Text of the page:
Category Archives: Philosophy

How I Have Changed

I spent a couple of hours today chatting with an old friend of mine. He is now a pastor of a Lutheran congregation. He is a fine fellow whom I long to re-acquaint face to face with a pipe and … Continue reading

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The Evangelical, the Damning Statistics, and What To Do About It, Part I

The results are in and they don’t look good. Christianity Today reports on the Sex Lives of Unmarried Evangelicals. The two surveys offer differing numbers, but the conclusion is summarized in this manner: Bible Reading? Evangelicals who infrequently read the Bible were 70 … Continue reading

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Care to Know?

In her brilliant series of articles entitled Why Care about Knowing, Esther Meeks concludes: As confident as I am that skeptical voices fill our heads, I am more confident of a more truthful voice speaking quietly from our gut, patiently … Continue reading

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Logic and God

Rationalists have long argued that God is logic and logic is God. But as Sean Choi observes, …if logic is God, then God would be abstract, since logic is abstract. But God can’t be abstract, since, as I understand it, … Continue reading

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Philosophers and Acts 17

Peter Leithart warns “…that it is significant that the apostle Paul appeared before kings, magistrates, presumably Caesar, and that he preached in synagogues, in stadia and in the temple. Only once, to our knowledge, did he preach to philosophers, and … Continue reading

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Plato’s Dual Morality

In the first volume of  Contra Mundum (1955) one of the authors refers to the dual morality of Plato who wrote in The Republic, Book III: Then if anyone at all is to have the privilege of lying, the rulers of … Continue reading

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Ayn Rand’s Philosophy…

As a self-professing advocate of the free market, I often come across Ayn Rand. Rand–who is committed to objectivism and Aristotelian logic–defines her philosophy thusly: My philosophy, in essence, is the concept of man as a heroic being, with his … Continue reading

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Faith and Reason…

My friend Joseph Torres has been blogging on the topic of Faith and Reason. His posts are concise and provide excellent summaries of major philosophical thinkers.

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The Enlightenment and its Effect on the Church

The philosophie des lumieres, commonly known as the Enlightenment, continues to have a destructive effect on our church’s liturgy and life. Hans Kung ably summarizes what was lost with the emergence of the Enlightenment: Order, hierarchy, authority, discipline, Church, dogma, … Continue reading

Posted in Catholic, Liturgy, Philosophy, Reflections | 1 Comment

C.S. Lewis, Mere Christianity: Analysis and Application Part IV

The second book entitled What Christians Believe deals with alternatives to the Christian faith. Lewis first establishes that though other religions are inherently wrong as a whole, yet Christians cannot categorically affirm that they have nothing to offer that is … Continue reading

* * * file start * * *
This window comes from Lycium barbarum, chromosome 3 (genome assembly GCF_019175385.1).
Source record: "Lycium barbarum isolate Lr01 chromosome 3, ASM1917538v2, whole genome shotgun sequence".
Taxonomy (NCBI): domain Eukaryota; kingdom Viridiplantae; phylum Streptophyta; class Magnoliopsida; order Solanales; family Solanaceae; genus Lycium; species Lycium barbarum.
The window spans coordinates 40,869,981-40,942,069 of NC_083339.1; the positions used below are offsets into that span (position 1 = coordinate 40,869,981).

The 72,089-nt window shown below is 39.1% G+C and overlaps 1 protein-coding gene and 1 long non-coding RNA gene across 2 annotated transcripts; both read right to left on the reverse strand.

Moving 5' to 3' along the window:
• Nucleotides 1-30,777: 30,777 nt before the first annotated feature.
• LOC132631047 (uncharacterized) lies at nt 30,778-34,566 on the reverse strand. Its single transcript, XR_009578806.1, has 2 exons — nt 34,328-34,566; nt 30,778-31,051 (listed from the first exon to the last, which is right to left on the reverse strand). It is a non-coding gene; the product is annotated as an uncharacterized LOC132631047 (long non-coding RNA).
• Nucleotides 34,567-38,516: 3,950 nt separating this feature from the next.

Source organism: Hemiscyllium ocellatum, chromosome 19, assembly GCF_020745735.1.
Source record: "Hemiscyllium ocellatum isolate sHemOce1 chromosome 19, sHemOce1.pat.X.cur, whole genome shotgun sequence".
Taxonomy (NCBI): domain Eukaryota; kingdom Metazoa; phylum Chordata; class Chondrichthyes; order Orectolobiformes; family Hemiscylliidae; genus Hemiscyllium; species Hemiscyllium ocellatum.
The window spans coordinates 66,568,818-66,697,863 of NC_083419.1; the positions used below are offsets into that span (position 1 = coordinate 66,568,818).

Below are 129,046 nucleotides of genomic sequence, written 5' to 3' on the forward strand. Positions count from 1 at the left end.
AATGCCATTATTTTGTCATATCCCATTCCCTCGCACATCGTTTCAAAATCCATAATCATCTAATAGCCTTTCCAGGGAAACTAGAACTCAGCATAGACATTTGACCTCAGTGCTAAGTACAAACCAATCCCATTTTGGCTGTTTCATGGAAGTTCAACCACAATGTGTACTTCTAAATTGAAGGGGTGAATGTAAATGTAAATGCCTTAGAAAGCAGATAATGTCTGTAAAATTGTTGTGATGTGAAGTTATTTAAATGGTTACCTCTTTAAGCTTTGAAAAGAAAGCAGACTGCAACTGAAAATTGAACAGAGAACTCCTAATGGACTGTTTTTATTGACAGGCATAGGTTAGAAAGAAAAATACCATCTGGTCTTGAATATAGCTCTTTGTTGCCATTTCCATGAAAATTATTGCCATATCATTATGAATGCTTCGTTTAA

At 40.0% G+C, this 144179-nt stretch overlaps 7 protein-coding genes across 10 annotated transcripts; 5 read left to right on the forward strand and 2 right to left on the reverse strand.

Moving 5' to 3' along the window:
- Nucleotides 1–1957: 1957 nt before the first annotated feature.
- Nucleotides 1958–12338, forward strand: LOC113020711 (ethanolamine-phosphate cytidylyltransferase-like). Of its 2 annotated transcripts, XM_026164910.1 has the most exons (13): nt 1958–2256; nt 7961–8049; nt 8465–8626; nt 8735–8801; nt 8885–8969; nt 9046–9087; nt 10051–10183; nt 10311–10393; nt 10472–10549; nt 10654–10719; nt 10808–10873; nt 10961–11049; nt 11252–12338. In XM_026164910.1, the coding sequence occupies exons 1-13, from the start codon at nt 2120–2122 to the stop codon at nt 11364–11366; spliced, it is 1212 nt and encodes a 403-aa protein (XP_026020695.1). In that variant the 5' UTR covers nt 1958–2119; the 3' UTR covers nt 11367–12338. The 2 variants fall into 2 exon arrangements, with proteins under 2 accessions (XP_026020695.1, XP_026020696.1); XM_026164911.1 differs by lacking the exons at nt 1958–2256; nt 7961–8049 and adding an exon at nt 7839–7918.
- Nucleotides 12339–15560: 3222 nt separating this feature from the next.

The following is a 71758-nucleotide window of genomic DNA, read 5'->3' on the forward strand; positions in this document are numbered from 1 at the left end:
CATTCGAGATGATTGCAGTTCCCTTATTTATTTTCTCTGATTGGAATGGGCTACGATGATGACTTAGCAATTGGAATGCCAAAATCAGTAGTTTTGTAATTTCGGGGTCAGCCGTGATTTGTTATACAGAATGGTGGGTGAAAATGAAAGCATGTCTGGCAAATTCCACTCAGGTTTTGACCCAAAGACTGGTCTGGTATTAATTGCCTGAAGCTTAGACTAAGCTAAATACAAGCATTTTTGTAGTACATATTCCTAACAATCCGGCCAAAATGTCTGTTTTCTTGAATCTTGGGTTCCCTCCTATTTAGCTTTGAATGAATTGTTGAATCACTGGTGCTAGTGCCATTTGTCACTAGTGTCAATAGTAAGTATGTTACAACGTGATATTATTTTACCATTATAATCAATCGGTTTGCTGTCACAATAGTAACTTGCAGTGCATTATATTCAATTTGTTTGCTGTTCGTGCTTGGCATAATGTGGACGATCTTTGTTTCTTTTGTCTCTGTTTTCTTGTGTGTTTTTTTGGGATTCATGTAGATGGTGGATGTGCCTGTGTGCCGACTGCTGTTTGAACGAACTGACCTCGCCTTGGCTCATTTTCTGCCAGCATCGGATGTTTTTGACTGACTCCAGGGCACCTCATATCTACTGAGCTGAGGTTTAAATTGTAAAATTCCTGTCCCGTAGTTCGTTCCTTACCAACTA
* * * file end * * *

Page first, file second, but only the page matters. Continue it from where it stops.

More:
Posted in Anthropology, Atheism, Book Reviews, C.S. Lewis, Ethics, Philosophy, Reflections, Tolle Lege, Tribute | 4 Comments

C.S. Lewis, Mere Christianity: Analysis and Application Part III

 C.S.Lewis ends the first book, dealing with two separate topics, namely, “What Lies Behind the Law,” and “We Have Cause to be Uneasy.” For Lewis (and it has been mentioned before), for a law to be worthy of obedience, it … Continue reading

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C.S. Lewis, Mere Christianity: Analysis and Application Part II

  C.S. Lewis begins his discussion by applying the argument from morality. The general idea is that man in whatever circumstance he finds himself, is fully aware of a standard. For the atheist, that standard is circumstantial (or so he … Continue reading

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C.S. Lewis, Mere Christianity – Analysis and Application Part I

Lewis, C.S. Mere Christianity. A Touchstone Book, Published by Simon & Schuster. New York, NY. 1952. This classic is drawn from three separate parts. The first is The Case for Christianity, then Christian Behaviour, and finally Beyond Personality. All three … Continue reading

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Ronald Nash Dies…

Ronald H. Nash, a great evangelical philosopher and apologist, died early this morning in Florida. Nash was a longtime professor at Western Kentucky University, Reformed Theological Seminary, and, until a stroke last year, The Southern Baptist Theological Seminary. He was … Continue reading

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Albert Camus and Judgment

The existentialists enthusiastically concur that the “now” is more significant than the 30 seconds from “now.” The present decision, environment, and being defines in a sense a person. In fact, Albert Camus said: “Do not wait for the last judgment. … Continue reading

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Peter Leithart on Matter and Spirit

Leithart Discussing the question of the corporeality of angels, Herman Bavinck argues that angels cannot have bodies because that would imply they are material and “matter and spirit are mutually exclusive.” He charges that “it is a form of pantheistic … Continue reading

Posted in Philosophy | 5 Comments